Estate of Desir, 214 N.J. at 328. Further, the Court notes that Atlantic City has not provided, and the Court has not discovered, a single case applying the rescue doctrine where the peril is alleged to stem from the tortious or unconstitutional acts of a police officer. Thus, because the actions of Officer were Jones were not foreseeable, and because imposing a duty
in this situation would be against public policy, the Court declines to find the rescue doctrine applicable.
The rescue doctrine does not apply merely because the proposed amended complaint pleads that plaintiff was " coming to the aid" of Cantera. Plainly stated, if Atlantic City has not plead that Cantera was in imminent peril or danger, the Court is at a loss what plaintiff allegedly rescued Cantera from or what plaintiff endeavored to achieve in his efforts to " aid/rescue" Cantera. The Court thus echoes the words of the New Jersey Supreme Court: " the function of tort law is deterrence and compensation, and absent circumstances in which the definition of the duty can be applied both generally and justly, this Court should stay its hand."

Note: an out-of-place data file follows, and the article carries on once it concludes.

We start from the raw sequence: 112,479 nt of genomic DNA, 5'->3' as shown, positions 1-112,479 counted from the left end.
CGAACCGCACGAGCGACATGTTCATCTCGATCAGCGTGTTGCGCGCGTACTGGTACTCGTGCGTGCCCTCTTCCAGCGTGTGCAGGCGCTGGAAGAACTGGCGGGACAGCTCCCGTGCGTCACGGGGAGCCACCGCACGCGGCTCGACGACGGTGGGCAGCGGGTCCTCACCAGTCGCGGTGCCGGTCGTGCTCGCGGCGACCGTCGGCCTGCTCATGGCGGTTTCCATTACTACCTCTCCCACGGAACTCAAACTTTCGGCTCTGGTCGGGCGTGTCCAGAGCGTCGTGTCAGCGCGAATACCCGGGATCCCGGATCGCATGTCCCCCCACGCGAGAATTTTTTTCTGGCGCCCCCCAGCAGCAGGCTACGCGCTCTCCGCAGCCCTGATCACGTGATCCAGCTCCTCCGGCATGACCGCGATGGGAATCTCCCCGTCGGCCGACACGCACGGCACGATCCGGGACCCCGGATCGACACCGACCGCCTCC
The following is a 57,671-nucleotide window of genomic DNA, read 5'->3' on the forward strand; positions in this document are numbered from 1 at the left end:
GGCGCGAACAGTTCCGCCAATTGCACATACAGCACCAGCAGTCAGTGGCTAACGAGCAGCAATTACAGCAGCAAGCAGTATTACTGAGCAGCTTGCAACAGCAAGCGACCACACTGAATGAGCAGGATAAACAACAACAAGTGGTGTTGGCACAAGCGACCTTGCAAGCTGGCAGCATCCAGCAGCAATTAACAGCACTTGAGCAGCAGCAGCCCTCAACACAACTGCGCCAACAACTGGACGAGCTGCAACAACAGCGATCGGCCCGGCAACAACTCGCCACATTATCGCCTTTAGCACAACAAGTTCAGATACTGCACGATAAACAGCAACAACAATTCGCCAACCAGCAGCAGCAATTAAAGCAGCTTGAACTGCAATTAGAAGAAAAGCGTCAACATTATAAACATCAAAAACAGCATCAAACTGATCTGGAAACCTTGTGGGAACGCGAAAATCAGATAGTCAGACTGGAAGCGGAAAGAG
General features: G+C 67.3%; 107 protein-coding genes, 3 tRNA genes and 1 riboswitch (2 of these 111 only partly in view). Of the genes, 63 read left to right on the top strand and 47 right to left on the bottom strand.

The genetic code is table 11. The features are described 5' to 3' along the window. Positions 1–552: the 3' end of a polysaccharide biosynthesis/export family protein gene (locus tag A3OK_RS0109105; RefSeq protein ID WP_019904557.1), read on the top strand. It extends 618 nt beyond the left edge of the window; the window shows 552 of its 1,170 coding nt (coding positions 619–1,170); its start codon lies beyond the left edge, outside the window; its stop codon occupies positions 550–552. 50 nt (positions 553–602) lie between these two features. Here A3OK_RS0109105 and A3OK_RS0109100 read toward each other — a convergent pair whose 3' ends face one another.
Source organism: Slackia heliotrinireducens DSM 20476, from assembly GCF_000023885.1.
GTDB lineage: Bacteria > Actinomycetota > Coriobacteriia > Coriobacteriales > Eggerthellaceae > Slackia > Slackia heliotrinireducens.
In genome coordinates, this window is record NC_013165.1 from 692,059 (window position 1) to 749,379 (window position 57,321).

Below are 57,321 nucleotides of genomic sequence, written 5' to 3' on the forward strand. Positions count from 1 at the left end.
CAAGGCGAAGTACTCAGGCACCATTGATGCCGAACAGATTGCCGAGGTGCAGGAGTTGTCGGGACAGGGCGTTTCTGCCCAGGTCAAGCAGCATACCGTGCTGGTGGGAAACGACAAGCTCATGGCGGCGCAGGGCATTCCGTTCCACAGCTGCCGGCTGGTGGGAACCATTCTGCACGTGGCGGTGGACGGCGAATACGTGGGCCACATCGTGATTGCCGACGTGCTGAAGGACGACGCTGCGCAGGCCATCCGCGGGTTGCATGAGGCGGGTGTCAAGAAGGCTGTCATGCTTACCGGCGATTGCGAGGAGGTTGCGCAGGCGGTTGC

Estate of Desir, 214 N.J. at 329-30.
The Court has now permitted Atlantic City three opportunities to plead a viable third-party complaint against Cantera. Each of these attempts has failed. Thus, Atlantic City's motion is denied with prejudice. See Gunn v. First Am. Fin. Corp., 549 F.App'x 79, 81-82 (3d Cir. 2013) (denial without leave to amend is justified where an amendment would be futile).
Accordingly, and for all the foregoing reasons,
IT IS HEREBY ORDERED this 10th day of September, 2014, that defendant's Motion for Leave to Amend Pleading to Include a Third-Party Complaint Against Beau Cantera [Doc. No. 74] is DENIED.